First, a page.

Organizations such as the National Wildlife Federation attempt to protect endangered animals by reducing threats that endangered species face, in addition to protecting and restoring the habitats of endangered species. The Federation also attempts to defend and strengthen the power of the Endangered Species Act.
The Endangered Species Act was created by Congress in 1973. Under the Act, the federal government is responsible for protecting species that are endangered or threatened. Any species of animal or plant that is likely to become extinct throughout all or a large area of their range is considered endangered. Threatened species are any species of animal or plant that will become endangered in the near future. The Endangered Species Act also requires the federal government to protect critical habitats that are vital to the survival of species that are endangered or threatened.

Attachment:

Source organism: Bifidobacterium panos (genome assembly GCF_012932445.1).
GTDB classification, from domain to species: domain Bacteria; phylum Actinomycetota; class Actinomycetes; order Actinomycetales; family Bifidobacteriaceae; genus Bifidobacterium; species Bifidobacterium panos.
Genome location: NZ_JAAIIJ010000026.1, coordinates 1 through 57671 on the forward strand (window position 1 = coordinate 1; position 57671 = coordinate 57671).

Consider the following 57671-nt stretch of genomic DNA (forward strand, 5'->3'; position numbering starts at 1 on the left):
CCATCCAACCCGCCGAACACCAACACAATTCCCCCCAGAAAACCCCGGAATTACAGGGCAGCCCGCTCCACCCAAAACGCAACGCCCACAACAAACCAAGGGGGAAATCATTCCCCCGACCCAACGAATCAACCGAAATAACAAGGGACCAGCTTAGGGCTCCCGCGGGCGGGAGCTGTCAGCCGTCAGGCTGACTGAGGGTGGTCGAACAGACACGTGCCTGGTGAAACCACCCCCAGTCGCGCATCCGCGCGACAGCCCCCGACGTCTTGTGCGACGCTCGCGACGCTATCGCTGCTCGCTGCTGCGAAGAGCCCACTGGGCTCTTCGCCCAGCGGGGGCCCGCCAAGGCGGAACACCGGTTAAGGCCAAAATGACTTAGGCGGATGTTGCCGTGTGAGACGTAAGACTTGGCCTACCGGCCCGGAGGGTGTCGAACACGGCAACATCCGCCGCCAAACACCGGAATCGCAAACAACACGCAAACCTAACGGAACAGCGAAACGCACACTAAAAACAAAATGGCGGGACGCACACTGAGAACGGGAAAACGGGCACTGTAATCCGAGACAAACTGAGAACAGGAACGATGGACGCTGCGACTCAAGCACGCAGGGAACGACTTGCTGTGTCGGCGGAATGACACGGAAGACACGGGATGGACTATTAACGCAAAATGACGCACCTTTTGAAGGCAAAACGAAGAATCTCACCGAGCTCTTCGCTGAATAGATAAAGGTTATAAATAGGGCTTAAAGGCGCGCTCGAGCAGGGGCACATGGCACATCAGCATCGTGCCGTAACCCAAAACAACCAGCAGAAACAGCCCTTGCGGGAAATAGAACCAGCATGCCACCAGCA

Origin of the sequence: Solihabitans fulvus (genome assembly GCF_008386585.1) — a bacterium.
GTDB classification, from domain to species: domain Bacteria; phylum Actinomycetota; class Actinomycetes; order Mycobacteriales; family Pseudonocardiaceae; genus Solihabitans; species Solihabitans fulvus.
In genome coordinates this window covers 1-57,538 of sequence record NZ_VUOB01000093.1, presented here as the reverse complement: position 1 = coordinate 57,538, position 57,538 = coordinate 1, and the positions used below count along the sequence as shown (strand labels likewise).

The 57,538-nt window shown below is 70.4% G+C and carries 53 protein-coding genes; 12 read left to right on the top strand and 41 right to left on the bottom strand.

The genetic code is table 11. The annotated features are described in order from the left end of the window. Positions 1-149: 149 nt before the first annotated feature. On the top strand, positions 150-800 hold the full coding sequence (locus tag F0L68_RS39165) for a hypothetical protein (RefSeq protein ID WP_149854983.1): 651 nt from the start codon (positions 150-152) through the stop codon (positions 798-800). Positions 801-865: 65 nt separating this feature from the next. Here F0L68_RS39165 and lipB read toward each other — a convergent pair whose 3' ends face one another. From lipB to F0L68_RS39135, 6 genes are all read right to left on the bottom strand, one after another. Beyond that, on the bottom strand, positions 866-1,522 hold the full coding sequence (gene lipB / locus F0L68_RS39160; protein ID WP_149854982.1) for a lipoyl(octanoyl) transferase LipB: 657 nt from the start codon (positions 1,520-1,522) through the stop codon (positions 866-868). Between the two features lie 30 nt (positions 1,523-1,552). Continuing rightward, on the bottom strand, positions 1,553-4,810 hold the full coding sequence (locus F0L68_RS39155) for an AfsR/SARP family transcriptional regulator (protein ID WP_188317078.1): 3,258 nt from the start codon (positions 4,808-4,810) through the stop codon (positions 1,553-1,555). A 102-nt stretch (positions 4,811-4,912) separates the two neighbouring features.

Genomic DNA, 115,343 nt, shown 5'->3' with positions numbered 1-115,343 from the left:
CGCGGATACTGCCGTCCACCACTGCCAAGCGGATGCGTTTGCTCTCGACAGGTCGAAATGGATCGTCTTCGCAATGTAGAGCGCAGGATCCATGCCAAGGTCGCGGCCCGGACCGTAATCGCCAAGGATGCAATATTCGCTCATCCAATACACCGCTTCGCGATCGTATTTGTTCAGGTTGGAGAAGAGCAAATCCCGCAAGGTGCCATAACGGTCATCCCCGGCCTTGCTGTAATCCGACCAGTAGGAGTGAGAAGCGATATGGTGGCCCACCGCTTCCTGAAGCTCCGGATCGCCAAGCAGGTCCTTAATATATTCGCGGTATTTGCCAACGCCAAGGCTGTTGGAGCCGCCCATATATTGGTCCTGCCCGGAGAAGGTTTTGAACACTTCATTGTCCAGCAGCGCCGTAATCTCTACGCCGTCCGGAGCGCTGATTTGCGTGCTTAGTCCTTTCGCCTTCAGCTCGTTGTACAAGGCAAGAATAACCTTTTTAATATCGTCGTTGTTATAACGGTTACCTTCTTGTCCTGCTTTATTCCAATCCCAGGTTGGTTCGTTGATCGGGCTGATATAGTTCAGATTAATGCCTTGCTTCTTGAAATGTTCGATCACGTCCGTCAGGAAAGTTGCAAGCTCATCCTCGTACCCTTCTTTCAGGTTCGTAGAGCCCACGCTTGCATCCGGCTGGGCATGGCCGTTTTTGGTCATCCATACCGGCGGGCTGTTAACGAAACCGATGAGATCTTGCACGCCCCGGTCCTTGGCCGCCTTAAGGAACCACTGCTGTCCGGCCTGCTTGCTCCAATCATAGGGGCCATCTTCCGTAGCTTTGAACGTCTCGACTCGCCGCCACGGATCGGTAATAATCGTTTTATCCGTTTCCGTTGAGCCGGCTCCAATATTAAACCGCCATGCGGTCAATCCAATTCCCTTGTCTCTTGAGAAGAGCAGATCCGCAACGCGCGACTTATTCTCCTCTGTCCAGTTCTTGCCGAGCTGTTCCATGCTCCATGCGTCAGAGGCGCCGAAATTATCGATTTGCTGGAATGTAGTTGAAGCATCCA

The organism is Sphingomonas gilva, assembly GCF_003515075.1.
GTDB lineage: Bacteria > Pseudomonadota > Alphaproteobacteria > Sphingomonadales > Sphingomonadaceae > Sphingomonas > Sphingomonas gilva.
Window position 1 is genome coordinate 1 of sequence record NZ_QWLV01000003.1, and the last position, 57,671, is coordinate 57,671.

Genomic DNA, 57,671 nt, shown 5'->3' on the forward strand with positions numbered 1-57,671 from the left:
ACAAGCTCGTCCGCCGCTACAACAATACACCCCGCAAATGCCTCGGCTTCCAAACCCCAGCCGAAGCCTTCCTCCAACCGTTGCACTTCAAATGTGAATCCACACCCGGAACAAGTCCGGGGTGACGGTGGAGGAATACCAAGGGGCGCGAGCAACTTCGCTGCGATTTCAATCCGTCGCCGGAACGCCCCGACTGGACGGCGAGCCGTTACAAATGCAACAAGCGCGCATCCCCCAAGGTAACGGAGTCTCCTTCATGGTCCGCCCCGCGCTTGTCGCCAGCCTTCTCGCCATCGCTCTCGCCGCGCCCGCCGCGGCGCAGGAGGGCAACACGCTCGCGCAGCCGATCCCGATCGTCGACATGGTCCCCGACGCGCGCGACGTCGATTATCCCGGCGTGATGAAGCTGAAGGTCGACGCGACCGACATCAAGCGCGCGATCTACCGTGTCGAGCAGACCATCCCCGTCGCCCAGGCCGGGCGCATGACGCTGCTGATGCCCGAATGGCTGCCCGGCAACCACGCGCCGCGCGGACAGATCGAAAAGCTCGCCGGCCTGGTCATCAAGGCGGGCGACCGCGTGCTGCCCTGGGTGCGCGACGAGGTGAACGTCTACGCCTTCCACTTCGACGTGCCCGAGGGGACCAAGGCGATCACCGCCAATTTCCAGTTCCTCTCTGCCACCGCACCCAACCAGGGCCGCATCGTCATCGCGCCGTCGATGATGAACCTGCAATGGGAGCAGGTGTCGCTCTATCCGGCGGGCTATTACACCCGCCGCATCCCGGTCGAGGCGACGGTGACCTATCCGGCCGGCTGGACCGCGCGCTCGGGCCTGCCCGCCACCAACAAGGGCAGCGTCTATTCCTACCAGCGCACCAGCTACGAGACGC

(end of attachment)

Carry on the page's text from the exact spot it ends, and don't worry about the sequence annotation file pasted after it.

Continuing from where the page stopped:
As of 2009 there are 1,361 species of animals and plants that are listed as either endangered or threatened under the Endangered Species Act in the United States. The United States Fish and Wildlife Service oversees the listing and protection of all terrestrial animals, freshwater fish and plants. The National Marine Fisheries Services oversees the listing and protection of all marine fish and wildlife. Theses agencies work in conjunction with the federal government to protect threatened and endangered animals from being traded, sold, harassed, hunted or harmed in any way. The law also protects vital breeding and behavioral activities of animals on the list.